Large-scale health care systems such as the Veterans Health Administration (VHA) have recently invested heavily in the expansion of psychotherapy services. This study examined longitudinal changes in use of psychotherapy at the VHA during a period of substantial programmatic change targeting increased availability and quality of mental health care.
This retrospective cohort study used data from the VHA National Patient Care Database outpatient treatment files to identify patients with a new-onset diagnosis of depression, anxiety, or posttraumatic stress disorder during fiscal years (FYs) 2004 (N=424,428), 2007 (N=494,318), and 2010 (N=583,733). Use of psychotherapy during the 12 months after diagnosis was assessed.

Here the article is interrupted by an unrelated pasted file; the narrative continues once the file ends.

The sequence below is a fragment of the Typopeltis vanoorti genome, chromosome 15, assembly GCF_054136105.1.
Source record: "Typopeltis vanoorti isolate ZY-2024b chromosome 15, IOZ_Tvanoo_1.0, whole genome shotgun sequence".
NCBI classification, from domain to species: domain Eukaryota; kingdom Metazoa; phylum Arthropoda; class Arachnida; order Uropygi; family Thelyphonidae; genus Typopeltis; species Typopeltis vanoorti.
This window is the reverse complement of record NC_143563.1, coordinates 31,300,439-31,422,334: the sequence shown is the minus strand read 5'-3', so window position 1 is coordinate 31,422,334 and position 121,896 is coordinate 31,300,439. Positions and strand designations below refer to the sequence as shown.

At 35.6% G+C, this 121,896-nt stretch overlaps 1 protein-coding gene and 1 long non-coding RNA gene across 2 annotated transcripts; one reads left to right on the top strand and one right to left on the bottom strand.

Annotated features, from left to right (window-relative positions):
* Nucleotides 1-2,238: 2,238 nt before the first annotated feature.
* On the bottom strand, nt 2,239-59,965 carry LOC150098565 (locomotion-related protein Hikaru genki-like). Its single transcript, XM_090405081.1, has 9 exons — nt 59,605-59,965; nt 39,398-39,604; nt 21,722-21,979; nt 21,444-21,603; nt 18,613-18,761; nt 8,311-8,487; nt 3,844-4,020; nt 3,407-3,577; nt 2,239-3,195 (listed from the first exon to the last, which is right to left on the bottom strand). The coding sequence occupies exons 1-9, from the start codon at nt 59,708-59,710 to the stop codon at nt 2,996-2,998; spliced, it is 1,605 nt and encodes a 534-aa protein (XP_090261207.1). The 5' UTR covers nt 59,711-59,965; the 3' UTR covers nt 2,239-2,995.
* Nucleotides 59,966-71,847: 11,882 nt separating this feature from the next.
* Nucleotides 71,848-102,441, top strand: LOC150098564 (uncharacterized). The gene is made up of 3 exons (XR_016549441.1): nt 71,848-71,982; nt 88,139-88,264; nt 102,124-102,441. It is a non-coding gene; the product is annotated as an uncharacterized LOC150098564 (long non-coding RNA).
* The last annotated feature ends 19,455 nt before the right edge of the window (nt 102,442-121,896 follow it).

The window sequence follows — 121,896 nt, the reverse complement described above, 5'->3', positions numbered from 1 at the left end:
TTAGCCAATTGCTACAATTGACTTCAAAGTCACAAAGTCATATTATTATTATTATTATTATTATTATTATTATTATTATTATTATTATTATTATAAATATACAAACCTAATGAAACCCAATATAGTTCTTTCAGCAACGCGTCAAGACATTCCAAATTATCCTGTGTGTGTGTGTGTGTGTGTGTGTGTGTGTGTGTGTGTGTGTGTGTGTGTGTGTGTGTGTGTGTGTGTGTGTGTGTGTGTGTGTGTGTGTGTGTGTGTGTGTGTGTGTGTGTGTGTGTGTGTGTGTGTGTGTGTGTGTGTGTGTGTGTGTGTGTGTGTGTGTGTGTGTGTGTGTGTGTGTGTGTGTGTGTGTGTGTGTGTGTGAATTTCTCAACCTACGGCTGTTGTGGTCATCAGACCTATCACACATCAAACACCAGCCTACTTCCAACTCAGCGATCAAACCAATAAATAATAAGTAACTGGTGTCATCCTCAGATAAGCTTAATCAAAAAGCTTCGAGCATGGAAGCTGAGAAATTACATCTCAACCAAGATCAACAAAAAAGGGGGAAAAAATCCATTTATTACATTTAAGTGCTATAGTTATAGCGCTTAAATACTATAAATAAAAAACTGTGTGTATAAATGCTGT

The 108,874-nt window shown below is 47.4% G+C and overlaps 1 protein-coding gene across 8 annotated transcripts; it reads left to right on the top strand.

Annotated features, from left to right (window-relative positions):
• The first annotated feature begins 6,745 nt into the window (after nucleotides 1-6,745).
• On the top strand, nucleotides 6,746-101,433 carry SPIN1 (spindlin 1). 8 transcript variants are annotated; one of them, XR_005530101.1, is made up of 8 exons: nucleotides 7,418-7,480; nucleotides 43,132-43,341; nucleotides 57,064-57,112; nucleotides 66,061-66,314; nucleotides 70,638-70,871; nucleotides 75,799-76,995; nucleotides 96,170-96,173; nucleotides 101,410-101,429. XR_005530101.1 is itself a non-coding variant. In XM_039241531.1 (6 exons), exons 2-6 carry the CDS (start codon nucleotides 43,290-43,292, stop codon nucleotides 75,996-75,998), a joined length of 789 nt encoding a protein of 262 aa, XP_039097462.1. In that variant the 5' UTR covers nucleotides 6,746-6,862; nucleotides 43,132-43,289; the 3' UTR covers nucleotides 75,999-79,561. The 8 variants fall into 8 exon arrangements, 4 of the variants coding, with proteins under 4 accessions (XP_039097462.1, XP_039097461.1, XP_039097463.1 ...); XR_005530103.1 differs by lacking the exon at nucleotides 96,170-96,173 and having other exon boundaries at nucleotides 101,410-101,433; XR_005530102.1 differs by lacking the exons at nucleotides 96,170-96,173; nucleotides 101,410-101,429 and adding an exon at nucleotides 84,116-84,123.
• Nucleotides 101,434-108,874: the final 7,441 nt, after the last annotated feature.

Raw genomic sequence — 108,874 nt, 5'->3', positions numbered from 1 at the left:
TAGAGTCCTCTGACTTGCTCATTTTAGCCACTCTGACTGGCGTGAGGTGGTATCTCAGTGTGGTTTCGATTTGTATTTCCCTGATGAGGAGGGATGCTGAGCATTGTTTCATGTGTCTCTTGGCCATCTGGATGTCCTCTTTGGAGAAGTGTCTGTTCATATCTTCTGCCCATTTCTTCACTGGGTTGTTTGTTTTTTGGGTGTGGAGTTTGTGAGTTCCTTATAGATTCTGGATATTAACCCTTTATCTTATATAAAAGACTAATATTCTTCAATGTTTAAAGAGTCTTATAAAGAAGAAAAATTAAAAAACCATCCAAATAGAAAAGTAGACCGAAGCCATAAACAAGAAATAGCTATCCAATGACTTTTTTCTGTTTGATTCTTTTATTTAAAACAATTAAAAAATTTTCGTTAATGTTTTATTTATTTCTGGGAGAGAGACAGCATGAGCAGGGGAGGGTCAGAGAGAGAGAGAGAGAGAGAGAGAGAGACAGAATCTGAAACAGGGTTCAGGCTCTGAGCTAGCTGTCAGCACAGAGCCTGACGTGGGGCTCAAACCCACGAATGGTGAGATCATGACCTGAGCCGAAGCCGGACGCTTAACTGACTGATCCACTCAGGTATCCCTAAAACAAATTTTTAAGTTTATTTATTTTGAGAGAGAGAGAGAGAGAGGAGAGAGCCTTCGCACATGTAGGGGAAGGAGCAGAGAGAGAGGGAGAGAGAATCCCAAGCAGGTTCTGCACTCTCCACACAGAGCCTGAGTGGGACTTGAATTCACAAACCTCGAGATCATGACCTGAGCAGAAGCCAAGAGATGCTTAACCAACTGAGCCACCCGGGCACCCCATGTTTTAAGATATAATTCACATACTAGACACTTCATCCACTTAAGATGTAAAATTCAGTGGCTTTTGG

The proportion of patients receiving any psychotherapy increased across the three study time points (FY 2004, 21%; FY 2007, 22%; and FY 2010, 27%). Amount of psychotherapy also increased such that with time a growing proportion of patients received eight or more psychotherapy sessions. The median time between diagnosis and start of psychotherapy decreased from 56 to 47 days from FY 2004 to FY 2010. Consistent with VHA expansion efforts, more substantial increases in psychotherapy reach, amount, and timeliness occurred between FY 2007 and 2010 than between FY 2004 and FY 2007.
These findings highlight recent increases in the use of VHA psychotherapy and correspond to substantial efforts to improve access to mental health services. Despite these advances, most newly diagnosed patients received no psychotherapy or a low-intensity amount of psychotherapy. Additional efforts to promote veteran engagement in needed mental health services appear warranted.